Announcements from the August 2022 Chapter Meeting

Your Lights Out Challenge

Highlights from the August 2022 Chapter Meeting

The Announcements

View the full set of August announcements by clicking here. Further activities are listed on the chapter calendar. Opportunities and contacts, websites, and other details are available in the announcements.

Highlights of the meeting

Recognition – Congratulations to our 2nd Quarter Milestone Achievers: 250 Hours – Lybo Buchanan, Dan Matkin; 500 Hours – Adam Cochran, Sarah Hutchings; 1000 Hours – Judy Cato, Carrie Robinson, Barbara Wilson; and 2500 Hours – Don Pearson. Well done!

Honorary Membership: The chapter voted to confer Honorary North Texas Master Naturalist Membership on pioneering environmentalist Ned Fritz (1916-2008).

Lights Out: Safer Skies for Migrating Birds

Many thanks to Yvette Stewart, Audubon Texas, and Dr. Tania Homayoun, Texas Parks and Wildlife, for an enlightening presentation on light pollution and  building collisions, and for challenging us with practical actions we can take to make bird migration safer.

Tania began with an overview of migration, stresses on bird populations, and the critical role Texas has for birds. While migration allows birds to take advantage of abundant food supply and nesting areas year round, it comes with the need for safe habitat in each season.

Dangers – That habitat is rarely safe. Risks from light pollution and proximity to the built landscape is especially high for songbirds, raptors and shorebirds that migrate at lower altitudes. Some 70% of birds migrate, of these 80% do so at night.

Threats from light and building collisions stress already declining bird numbers, accounting for a billion bird deaths annually. By far the largest losses are to domestic and feral cats, at some three billion birds annually. These losses are compounded by habitat fragmentation, light and chemical pollution, and climate change.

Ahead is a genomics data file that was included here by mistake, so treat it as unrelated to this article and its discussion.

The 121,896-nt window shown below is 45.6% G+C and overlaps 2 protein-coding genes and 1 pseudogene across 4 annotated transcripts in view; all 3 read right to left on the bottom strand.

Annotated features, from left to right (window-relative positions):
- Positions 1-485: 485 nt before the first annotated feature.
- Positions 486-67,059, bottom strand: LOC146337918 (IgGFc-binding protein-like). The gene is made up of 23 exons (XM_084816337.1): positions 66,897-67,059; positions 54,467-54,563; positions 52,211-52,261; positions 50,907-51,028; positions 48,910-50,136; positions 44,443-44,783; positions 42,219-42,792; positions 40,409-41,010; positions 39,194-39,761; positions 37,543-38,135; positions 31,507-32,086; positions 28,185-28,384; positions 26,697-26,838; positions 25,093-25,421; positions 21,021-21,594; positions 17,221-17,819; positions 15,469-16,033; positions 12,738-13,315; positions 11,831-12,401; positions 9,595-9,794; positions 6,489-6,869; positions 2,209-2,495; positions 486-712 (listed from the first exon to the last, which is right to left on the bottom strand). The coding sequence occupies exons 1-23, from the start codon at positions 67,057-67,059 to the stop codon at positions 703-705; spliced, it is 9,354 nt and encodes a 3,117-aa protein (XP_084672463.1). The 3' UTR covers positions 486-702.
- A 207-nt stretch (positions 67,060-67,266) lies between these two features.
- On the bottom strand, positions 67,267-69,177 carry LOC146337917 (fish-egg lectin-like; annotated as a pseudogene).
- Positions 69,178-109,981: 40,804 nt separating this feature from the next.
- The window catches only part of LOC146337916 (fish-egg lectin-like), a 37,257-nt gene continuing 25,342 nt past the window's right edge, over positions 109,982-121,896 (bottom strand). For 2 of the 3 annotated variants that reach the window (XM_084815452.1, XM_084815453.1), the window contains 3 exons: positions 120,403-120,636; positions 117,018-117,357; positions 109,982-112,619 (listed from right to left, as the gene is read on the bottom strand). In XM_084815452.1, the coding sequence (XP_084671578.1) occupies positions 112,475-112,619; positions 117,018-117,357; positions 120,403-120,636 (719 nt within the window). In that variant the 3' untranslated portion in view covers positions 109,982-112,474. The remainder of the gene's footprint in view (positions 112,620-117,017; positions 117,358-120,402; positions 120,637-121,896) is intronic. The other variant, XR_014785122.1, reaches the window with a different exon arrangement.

Texas’ role – Our state is critical because of the rapid growth in our interconnected megaregions and because we are on the Central Flyway (and part of the Mississippi). Some 630 bird species, including 98.5% of North America’s Neotropicals have been recorded in Texas. Particularly after crossing the Gulf of Mexico, birds need good stopover habitat to rest and refuel.

The rate and pattern of growth in Texas have made Houston and Dallas two of the highest migration risk areas in the United States. The danger is highest for night migrators and increases for insectivorous and woodland species.

Hazards from built environment – Two building elements work together to create collision risk: glass, its reflectivity and invisibility, and light, especially overly bright or misdirected light that creates glare and sky glow. Building height is also a factor, with most fatal collisions at low rise structures (2-11 stories), followed by lower buildings.

Practical measures – Yvette picked up this thread, outlining what we can do to minimize these hazards – at personal, community, and statewide levels.